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article imageReview: Laugh and cry with the ‘The Skeleton Twins’ Special

By Sarah Gopaul     Sep 25, 2014 in Entertainment
‘The Skeleton Twins’ is a dark comedy about estranged siblings who try to repair their relationship on the heels of personal disaster.
Close relationships formed in childhood often drift apart in adulthood, even within families. Suddenly you realize you haven't spoken in years and have no idea what's happening in the other person's life except for the bits and pieces you've heard from other people over the years. But by then reaching out seems awkward and at worst unwanted. It's been 10 years since The Skeleton Twins have seen or spoken to one another when unfortunate circumstances reunite them.
As Maggie (Kristen Wiig) contemplates the direction of her life, she receives a call informing her that her brother Milo (Bill Hader) had a similar moment that resulted in a suicide attempt. Their reunion is a little prickly, but Milo agrees to return to New York with Maggie for some R&R. As they renew their relationship, Milo revisits an instrumental influence from his past and Maggie tries to keep her life from imploding.
This is one of those "we're all f#@ked up" movies driven by a lot of heart and sarcasm. Milo is a struggling actor slash waiter in Hollywood who recently broke up with his boyfriend and has never gotten over his first love. On paper Maggie is living the dream. She's married to a lovely man, has a house, a career and is trying to have a baby. But she's harboring some serious secrets that could bring everything crashing down around her.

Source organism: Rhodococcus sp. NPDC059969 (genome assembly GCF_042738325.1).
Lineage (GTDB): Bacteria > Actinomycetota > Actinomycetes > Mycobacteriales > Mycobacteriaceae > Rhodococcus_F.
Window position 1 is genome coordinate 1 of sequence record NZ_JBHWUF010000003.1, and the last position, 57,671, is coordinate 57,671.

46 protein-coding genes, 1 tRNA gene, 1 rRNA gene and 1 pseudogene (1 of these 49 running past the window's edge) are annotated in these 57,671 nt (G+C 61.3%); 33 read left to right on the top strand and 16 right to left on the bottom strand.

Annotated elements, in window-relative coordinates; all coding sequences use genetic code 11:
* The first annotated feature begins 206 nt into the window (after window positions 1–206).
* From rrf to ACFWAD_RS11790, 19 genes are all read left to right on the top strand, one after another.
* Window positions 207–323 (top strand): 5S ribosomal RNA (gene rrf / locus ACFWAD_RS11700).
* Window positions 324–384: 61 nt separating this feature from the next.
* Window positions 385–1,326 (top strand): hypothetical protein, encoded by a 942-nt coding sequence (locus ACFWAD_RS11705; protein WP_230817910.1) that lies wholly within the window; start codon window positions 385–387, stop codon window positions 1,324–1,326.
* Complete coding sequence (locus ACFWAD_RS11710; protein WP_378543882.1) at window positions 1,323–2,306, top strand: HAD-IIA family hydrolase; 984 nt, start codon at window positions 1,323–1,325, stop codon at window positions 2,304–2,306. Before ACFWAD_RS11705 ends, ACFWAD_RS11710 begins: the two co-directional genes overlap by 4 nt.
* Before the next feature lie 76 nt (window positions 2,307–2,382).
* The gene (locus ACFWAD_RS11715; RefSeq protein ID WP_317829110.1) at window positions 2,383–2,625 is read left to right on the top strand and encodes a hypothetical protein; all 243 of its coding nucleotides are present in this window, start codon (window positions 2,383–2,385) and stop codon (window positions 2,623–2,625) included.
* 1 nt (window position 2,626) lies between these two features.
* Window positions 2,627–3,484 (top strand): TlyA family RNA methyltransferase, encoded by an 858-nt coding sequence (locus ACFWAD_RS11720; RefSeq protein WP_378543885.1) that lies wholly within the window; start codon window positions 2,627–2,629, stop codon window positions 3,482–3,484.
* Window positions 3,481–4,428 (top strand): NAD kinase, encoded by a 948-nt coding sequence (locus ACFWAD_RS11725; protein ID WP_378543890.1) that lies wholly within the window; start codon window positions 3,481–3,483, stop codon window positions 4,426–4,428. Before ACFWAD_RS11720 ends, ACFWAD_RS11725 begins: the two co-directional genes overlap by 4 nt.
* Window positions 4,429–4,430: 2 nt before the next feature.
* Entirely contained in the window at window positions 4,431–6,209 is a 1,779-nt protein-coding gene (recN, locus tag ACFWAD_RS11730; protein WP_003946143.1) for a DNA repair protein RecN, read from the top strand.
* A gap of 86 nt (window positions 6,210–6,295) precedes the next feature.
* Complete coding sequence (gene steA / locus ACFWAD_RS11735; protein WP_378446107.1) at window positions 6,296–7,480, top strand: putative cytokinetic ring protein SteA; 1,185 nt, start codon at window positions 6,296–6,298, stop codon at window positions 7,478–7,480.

The sibling dynamic in this picture is raw and genuine. The awkwardness quickly gives way to deadpan sarcasm that only family can understand. They're incredibly honest with each other, though even between blood the truth can hurt sometimes. They get high on nitrous oxide together, taking advantage of their lack of inhibitions to share crude jokes and get some stuff off their chest. The more time they spend together, the less it seems like they ever spent time apart. When Maggie is down, Milo lip-sync serenades her with Starship's “Nothing’s Gonna Stop Us Now.”
The film not only endears audiences to the characters, but for 90 minutes it's as if they're right there with them through thick and thin. It's got a fairly dark sense of humor that often leads to laugh-out-loud moments, but it's also dealing with some melancholy issues such as suicide and a variety of poor life choices.
Wiig and Hader deliver impressive performances. She's sincere in any of Maggie's emotional states, whether angry at her self-involved mother, faking happiness with her happy-go-lucky husband (Luke Wilson) or enjoying a night out with her brother. However, Hader is the film's shining star. His straight-faced delivery of some of the movie's funniest lines is exceptional.
Director: Craig Johnson
Starring: Kristen Wiig, Bill Hader and Luke Wilson
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